Following my post questioning what the Cairngorms National Park Authority was doing about the unlawful hill track leading onto Carn Leth Choin in upper Glen Banchor, west of Newtonmore (see here), I wrote to the Cairngorms National Park Authority. On 8th March (I have been in Norway in-between) I received this response from Murray Ferguson:
“Concerns about the track at Carn Leth Choin, Cluny Estate were brought to CNPA’s attention in 2014 and the CNPA raised the issue with Highland Council and Scottish Natural Heritage who had both been involved at earlier stages. Highland Council had previously determined that a lower section of the track was permitted development for agricultural purposes and so no further action could be taken. It appears that there was some confusion between SNH and the CNPA/Highland Council at the time over further part of the track and what had been authorised and only in 2015 did all the bodies come to understand the issues properly. A site visit was undertaken with SNH and Highland Council in October 2015.
Following the site visit, SNH undertook to pursue the previous owner of the estate on the grounds that the track was a breach of The Nature Conservation (Scotland) Act 2004. The case was subsequently investigated by Police Scotland’s Wildlife Crime team and CNPA were advised to hold off our own investigations while the criminal investigations were undertaken. Police Scotland concluded that there was insufficient evidence to pursue prosecution.
This was reported to the CNPA in June 2016 and we re-opened our investigation in July 2016.The CNPA are currently in dialogue with the estate’s representatives and Scottish Natural Heritage about restoration of ground and mitigation of impacts and a meeting is taking place soon that our Head of Planning will attend. If action is not taken voluntarily by the estate in the next few months then the CNPA will move to take formal action.”
I believe this response is extremely welcome. It helps explain the background and makes it very clear that the CNPA is taking this issue seriously (and I would have to say is quite a contrast to the way in which the Loch Lomond and Trossachs National Park responds to concerns which I have raised with them about hill tracks). I believe though its worth considering some of the detail and the implications.
One of the problem with the preventing unlawful hill tracks, such as the one onto Carn Leth Choin, is that existing tracks have not been clearly mapped by planning authorities, including our National Parks. This makes it very difficult for Planning Authorities to establish when extensions have taken place and whether they should have come under the Prior Notification rules which came into force in December 2014 (this has been a problem for the CNPA on Deeside where the Dinnet Estate claimed its track extensions were completed prior to the new rules). In this case it has led to delays because its not been absolutely clear which section of track was agreed to by Highland Council as a permitted development. The solution to this problem was demonstrated by Kincardine and Deeside Council over 20 years ago when they marked the end points of all hill tracks on their Local Plan maps – a precedent that our National Parks should now follow.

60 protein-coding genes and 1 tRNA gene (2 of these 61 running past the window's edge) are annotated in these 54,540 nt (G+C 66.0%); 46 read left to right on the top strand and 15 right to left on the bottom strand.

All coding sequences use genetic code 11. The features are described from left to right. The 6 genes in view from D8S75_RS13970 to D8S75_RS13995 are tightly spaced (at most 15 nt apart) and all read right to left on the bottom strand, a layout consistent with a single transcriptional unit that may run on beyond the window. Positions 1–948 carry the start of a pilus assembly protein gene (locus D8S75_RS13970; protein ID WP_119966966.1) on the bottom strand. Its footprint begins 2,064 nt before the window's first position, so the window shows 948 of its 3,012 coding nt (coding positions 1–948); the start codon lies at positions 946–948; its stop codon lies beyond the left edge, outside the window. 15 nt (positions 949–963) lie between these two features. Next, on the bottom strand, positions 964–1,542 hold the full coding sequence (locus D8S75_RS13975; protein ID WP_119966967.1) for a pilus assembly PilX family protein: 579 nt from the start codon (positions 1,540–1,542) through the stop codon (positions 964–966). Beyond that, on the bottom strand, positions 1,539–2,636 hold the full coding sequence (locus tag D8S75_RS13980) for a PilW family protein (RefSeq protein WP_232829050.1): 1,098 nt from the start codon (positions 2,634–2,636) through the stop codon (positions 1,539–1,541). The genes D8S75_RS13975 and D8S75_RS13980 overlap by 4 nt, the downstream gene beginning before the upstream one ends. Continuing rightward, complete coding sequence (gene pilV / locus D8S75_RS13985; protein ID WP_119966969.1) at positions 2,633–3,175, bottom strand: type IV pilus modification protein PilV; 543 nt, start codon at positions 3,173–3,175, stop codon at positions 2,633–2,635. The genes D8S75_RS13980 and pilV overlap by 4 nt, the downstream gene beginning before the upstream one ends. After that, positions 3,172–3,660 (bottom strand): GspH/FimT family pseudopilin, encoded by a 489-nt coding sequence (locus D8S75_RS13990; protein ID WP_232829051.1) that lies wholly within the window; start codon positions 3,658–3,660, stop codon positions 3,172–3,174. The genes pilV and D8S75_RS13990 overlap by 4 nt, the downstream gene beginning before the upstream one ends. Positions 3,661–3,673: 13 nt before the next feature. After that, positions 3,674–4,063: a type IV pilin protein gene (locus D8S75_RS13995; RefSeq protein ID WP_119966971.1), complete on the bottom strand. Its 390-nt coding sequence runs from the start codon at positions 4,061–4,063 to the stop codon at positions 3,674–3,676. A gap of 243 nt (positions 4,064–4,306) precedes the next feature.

While it can be difficult for Planning Authorities to prove that a track is NOT for agricultural purposes and therefore not a permitted development, in this case I believe Highland Council Planning Department made a serious mistake. Soon after crossing the Allt Madagain (top photo) the track enters the Monadliath Site of Special Scientific Interest and any track construction with this protected area was an “Operation Requiring Consent” from SNH:
Its not clear from the CNPA response if Highland Council planning department checked with SNH before agreeing to the lower part of the track as a permitted development as they are supposed to do for all developments within protected areas. If they did do so, there are some obvious questions that need to be asked about why SNH agreed to this. If Highland Council failed to do so that would have made it very difficult for SNH to take action subsequently.
In my view this was a serious planning failure. The lower section of track is too steep and is already eroding away. The landscape scar can only get worse. In this case this is not the fault of the CNPA as they can only “call-in” development that their constituent Councils and Planning Authorities have identified as requiring planning permission.
The fact that SNH referred the construction of the new section of track that leads to the summit of Carn Leth Choin to Police Scotland is significant. Breach of the Operations Requiring Consent is a criminal offence and the evidence shows that this clearly happened in this case: the photos below show extraction of materials, road construction and use of vehicles all of which needed permission. It would be in the public interest to know why Police Scotland decided not to prosecute in this case – it would have sent a clear signal to landowners all over Scotland of the consequences of ignoring the law governing protected areas. Its difficult to avoid the suspicion that as with raptor persecution Police Scotland treat landowners differently to the rest of the population – as being above the law.
Taking what the CNPA has said at face value, there are serious challenges with restoring this track. The material that forms the track needs to be returned to the “borrow pits” from which it was sourced.
Its time for the CNPA to be resolute and there are welcome signs that in this case they might be so. They only need to tackle successfully one unlawful hill track in the National Park and all landowners will start to take note of the risks of failing to comply with the law.